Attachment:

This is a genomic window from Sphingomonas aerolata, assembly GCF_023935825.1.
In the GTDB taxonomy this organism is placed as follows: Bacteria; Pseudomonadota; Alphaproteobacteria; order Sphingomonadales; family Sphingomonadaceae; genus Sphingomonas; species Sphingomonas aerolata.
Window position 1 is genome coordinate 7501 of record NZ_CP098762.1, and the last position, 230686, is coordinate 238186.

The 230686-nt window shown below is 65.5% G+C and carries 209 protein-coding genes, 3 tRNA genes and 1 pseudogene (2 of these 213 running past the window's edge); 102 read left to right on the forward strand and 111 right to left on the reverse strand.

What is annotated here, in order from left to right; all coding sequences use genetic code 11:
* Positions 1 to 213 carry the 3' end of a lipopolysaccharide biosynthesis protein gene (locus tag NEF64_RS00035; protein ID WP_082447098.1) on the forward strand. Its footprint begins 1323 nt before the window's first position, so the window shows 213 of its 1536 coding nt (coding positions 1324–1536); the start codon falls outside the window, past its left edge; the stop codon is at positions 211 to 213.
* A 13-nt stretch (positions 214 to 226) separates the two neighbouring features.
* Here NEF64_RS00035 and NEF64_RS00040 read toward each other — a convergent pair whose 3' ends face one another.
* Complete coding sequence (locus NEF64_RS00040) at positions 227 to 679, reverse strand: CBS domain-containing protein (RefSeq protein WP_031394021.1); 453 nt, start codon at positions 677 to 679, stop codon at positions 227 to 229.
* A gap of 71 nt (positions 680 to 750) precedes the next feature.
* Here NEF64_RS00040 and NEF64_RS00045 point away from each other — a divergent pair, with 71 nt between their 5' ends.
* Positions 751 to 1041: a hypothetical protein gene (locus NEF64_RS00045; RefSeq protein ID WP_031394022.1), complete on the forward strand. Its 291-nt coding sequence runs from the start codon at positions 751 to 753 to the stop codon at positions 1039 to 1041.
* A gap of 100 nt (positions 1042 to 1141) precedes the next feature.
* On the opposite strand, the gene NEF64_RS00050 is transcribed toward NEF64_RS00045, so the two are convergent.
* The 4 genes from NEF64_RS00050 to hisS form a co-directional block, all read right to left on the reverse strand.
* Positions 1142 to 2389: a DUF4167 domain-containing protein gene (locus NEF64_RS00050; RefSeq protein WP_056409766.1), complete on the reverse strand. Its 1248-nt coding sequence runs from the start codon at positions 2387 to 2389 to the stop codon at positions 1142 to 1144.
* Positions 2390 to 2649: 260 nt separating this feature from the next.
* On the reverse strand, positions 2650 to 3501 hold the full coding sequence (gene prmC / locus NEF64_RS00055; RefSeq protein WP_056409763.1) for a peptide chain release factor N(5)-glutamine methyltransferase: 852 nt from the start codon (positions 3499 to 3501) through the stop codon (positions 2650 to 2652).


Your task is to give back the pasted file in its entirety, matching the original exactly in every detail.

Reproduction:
This is a genomic window from Sphingomonas aerolata, assembly GCF_023935825.1.
In the GTDB taxonomy this organism is placed as follows: Bacteria; Pseudomonadota; Alphaproteobacteria; order Sphingomonadales; family Sphingomonadaceae; genus Sphingomonas; species Sphingomonas aerolata.
Window position 1 is genome coordinate 7501 of record NZ_CP098762.1, and the last position, 230686, is coordinate 238186.

The 230686-nt window shown below is 65.5% G+C and carries 209 protein-coding genes, 3 tRNA genes and 1 pseudogene (2 of these 213 running past the window's edge); 102 read left to right on the forward strand and 111 right to left on the reverse strand.

What is annotated here, in order from left to right; all coding sequences use genetic code 11:
* Positions 1 to 213 carry the 3' end of a lipopolysaccharide biosynthesis protein gene (locus tag NEF64_RS00035; protein ID WP_082447098.1) on the forward strand. Its footprint begins 1323 nt before the window's first position, so the window shows 213 of its 1536 coding nt (coding positions 1324–1536); the start codon falls outside the window, past its left edge; the stop codon is at positions 211 to 213.
* A 13-nt stretch (positions 214 to 226) separates the two neighbouring features.
* Here NEF64_RS00035 and NEF64_RS00040 read toward each other — a convergent pair whose 3' ends face one another.
* Complete coding sequence (locus NEF64_RS00040) at positions 227 to 679, reverse strand: CBS domain-containing protein (RefSeq protein WP_031394021.1); 453 nt, start codon at positions 677 to 679, stop codon at positions 227 to 229.
* A gap of 71 nt (positions 680 to 750) precedes the next feature.
* Here NEF64_RS00040 and NEF64_RS00045 point away from each other — a divergent pair, with 71 nt between their 5' ends.
* Positions 751 to 1041: a hypothetical protein gene (locus NEF64_RS00045; RefSeq protein ID WP_031394022.1), complete on the forward strand. Its 291-nt coding sequence runs from the start codon at positions 751 to 753 to the stop codon at positions 1039 to 1041.
* A gap of 100 nt (positions 1042 to 1141) precedes the next feature.
* On the opposite strand, the gene NEF64_RS00050 is transcribed toward NEF64_RS00045, so the two are convergent.
* The 4 genes from NEF64_RS00050 to hisS form a co-directional block, all read right to left on the reverse strand.
* Positions 1142 to 2389: a DUF4167 domain-containing protein gene (locus NEF64_RS00050; RefSeq protein WP_056409766.1), complete on the reverse strand. Its 1248-nt coding sequence runs from the start codon at positions 2387 to 2389 to the stop codon at positions 1142 to 1144.
* Positions 2390 to 2649: 260 nt separating this feature from the next.
* On the reverse strand, positions 2650 to 3501 hold the full coding sequence (gene prmC / locus NEF64_RS00055; RefSeq protein WP_056409763.1) for a peptide chain release factor N(5)-glutamine methyltransferase: 852 nt from the start codon (positions 3499 to 3501) through the stop codon (positions 2650 to 2652).